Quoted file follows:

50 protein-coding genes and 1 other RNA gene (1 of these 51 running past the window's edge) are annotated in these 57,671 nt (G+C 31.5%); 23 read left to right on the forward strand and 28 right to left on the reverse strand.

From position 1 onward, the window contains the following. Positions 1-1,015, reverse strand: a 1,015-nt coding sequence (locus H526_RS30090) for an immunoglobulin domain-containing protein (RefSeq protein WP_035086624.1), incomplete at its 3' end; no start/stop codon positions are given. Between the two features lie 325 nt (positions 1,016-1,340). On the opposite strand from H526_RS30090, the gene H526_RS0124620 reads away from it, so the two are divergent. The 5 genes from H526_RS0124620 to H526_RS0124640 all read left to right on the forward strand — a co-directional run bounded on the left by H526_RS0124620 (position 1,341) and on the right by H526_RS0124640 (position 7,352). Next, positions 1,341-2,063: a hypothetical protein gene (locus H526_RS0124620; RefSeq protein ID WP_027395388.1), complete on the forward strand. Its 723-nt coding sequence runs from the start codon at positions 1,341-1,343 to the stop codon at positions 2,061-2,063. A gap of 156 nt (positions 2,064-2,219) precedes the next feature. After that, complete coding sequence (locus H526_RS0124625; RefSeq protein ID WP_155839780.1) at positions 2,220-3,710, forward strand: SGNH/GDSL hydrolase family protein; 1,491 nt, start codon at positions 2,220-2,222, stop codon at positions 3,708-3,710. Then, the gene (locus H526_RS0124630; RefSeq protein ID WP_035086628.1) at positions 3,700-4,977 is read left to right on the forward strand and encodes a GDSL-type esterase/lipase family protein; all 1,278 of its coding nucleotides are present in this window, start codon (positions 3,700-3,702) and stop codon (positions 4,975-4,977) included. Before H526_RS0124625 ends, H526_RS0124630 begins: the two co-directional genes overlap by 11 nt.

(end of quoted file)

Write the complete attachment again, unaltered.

50 protein-coding genes and 1 other RNA gene (1 of these 51 running past the window's edge) are annotated in these 57,671 nt (G+C 31.5%); 23 read left to right on the forward strand and 28 right to left on the reverse strand.

From position 1 onward, the window contains the following. Positions 1-1,015, reverse strand: a 1,015-nt coding sequence (locus H526_RS30090) for an immunoglobulin domain-containing protein (RefSeq protein WP_035086624.1), incomplete at its 3' end; no start/stop codon positions are given. Between the two features lie 325 nt (positions 1,016-1,340). On the opposite strand from H526_RS30090, the gene H526_RS0124620 reads away from it, so the two are divergent. The 5 genes from H526_RS0124620 to H526_RS0124640 all read left to right on the forward strand — a co-directional run bounded on the left by H526_RS0124620 (position 1,341) and on the right by H526_RS0124640 (position 7,352). Next, positions 1,341-2,063: a hypothetical protein gene (locus H526_RS0124620; RefSeq protein ID WP_027395388.1), complete on the forward strand. Its 723-nt coding sequence runs from the start codon at positions 1,341-1,343 to the stop codon at positions 2,061-2,063. A gap of 156 nt (positions 2,064-2,219) precedes the next feature. After that, complete coding sequence (locus H526_RS0124625; RefSeq protein ID WP_155839780.1) at positions 2,220-3,710, forward strand: SGNH/GDSL hydrolase family protein; 1,491 nt, start codon at positions 2,220-2,222, stop codon at positions 3,708-3,710. Then, the gene (locus H526_RS0124630; RefSeq protein ID WP_035086628.1) at positions 3,700-4,977 is read left to right on the forward strand and encodes a GDSL-type esterase/lipase family protein; all 1,278 of its coding nucleotides are present in this window, start codon (positions 3,700-3,702) and stop codon (positions 4,975-4,977) included. Before H526_RS0124625 ends, H526_RS0124630 begins: the two co-directional genes overlap by 11 nt.